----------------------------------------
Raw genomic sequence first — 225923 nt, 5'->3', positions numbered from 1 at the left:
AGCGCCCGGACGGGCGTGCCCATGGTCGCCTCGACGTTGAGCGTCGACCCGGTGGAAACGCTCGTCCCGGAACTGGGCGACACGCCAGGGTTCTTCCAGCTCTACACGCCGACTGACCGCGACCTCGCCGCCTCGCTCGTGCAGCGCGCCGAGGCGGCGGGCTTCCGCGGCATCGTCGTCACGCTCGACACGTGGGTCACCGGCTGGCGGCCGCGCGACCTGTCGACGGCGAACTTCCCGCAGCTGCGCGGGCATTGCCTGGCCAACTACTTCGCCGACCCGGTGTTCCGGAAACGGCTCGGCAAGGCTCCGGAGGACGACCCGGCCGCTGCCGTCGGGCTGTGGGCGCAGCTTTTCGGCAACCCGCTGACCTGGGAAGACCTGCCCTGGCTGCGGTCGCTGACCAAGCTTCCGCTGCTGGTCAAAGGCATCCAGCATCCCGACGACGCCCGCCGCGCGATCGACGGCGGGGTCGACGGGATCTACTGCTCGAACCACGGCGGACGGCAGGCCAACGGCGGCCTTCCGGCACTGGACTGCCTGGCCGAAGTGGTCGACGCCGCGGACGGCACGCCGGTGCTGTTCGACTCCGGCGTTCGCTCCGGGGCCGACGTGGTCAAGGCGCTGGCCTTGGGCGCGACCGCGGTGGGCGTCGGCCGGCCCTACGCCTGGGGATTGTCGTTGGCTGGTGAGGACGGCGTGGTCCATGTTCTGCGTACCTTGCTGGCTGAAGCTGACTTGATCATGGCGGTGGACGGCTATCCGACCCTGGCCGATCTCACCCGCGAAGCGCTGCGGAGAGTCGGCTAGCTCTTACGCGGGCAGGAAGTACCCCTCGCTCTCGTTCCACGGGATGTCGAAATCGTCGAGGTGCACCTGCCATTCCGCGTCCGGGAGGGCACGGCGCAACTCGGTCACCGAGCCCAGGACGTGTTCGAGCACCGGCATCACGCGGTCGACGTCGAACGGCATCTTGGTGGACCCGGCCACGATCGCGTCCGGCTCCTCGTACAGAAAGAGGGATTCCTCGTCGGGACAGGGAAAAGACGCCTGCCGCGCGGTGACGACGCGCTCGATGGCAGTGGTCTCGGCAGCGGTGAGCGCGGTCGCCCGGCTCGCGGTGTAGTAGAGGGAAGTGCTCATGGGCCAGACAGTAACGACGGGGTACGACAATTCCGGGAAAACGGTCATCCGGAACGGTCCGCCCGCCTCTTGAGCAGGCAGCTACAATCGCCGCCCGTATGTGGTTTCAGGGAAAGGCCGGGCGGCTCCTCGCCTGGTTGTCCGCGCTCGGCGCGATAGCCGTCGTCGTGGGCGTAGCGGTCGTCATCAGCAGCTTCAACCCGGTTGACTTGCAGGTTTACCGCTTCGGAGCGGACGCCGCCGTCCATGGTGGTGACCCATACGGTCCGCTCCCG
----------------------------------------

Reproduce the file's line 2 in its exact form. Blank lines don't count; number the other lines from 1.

AGCGCCCGGACGGGCGTGCCCATGGTCGCCTCGACGTTGAGCGTCGACCCGGTGGAAACGCTCGTCCCGGAACTGGGCGACACGCCAGGGTTCTTCCAGCTCTACACGCCGACTGACCGCGACCTCGCCGCCTCGCTCGTGCAGCGCGCCGAGGCGGCGGGCTTCCGCGGCATCGTCGTCACGCTCGACACGTGGGTCACCGGCTGGCGGCCGCGCGACCTGTCGACGGCGAACTTCCCGCAGCTGCGCGGGCATTGCCTGGCCAACTACTTCGCCGACCCGGTGTTCCGGAAACGGCTCGGCAAGGCTCCGGAGGACGACCCGGCCGCTGCCGTCGGGCTGTGGGCGCAGCTTTTCGGCAACCCGCTGACCTGGGAAGACCTGCCCTGGCTGCGGTCGCTGACCAAGCTTCCGCTGCTGGTCAAAGGCATCCAGCATCCCGACGACGCCCGCCGCGCGATCGACGGCGGGGTCGACGGGATCTACTGCTCGAACCACGGCGGACGGCAGGCCAACGGCGGCCTTCCGGCACTGGACTGCCTGGCCGAAGTGGTCGACGCCGCGGACGGCACGCCGGTGCTGTTCGACTCCGGCGTTCGCTCCGGGGCCGACGTGGTCAAGGCGCTGGCCTTGGGCGCGACCGCGGTGGGCGTCGGCCGGCCCTACGCCTGGGGATTGTCGTTGGCTGGTGAGGACGGCGTGGTCCATGTTCTGCGTACCTTGCTGGCTGAAGCTGACTTGATCATGGCGGTGGACGGCTATCCGACCCTGGCCGATCTCACCCGCGAAGCGCTGCGGAGAGTCGGCTAGCTCTTACGCGGGCAGGAAGTACCCCTCGCTCTCGTTCCACGGGATGTCGAAATCGTCGAGGTGCACCTGCCATTCCGCGTCCGGGAGGGCACGGCGCAACTCGGTCACCGAGCCCAGGACGTGTTCGAGCACCGGCATCACGCGGTCGACGTCGAACGGCATCTTGGTGGACCCGGCCACGATCGCGTCCGGCTCCTCGTACAGAAAGAGGGATTCCTCGTCGGGACAGGGAAAAGACGCCTGCCGCGCGGTGACGACGCGCTCGATGGCAGTGGTCTCGGCAGCGGTGAGCGCGGTCGCCCGGCTCGCGGTGTAGTAGAGGGAAGTGCTCATGGGCCAGACAGTAACGACGGGGTACGACAATTCCGGGAAAACGGTCATCCGGAACGGTCCGCCCGCCTCTTGAGCAGGCAGCTACAATCGCCGCCCGTATGTGGTTTCAGGGAAAGGCCGGGCGGCTCCTCGCCTGGTTGTCCGCGCTCGGCGCGATAGCCGTCGTCGTGGGCGTAGCGGTCGTCATCAGCAGCTTCAACCCGGTTGACTTGCAGGTTTACCGCTTCGGAGCGGACGCCGCCGTCCATGGTGGTGACCCATACGGTCCGCTCCCG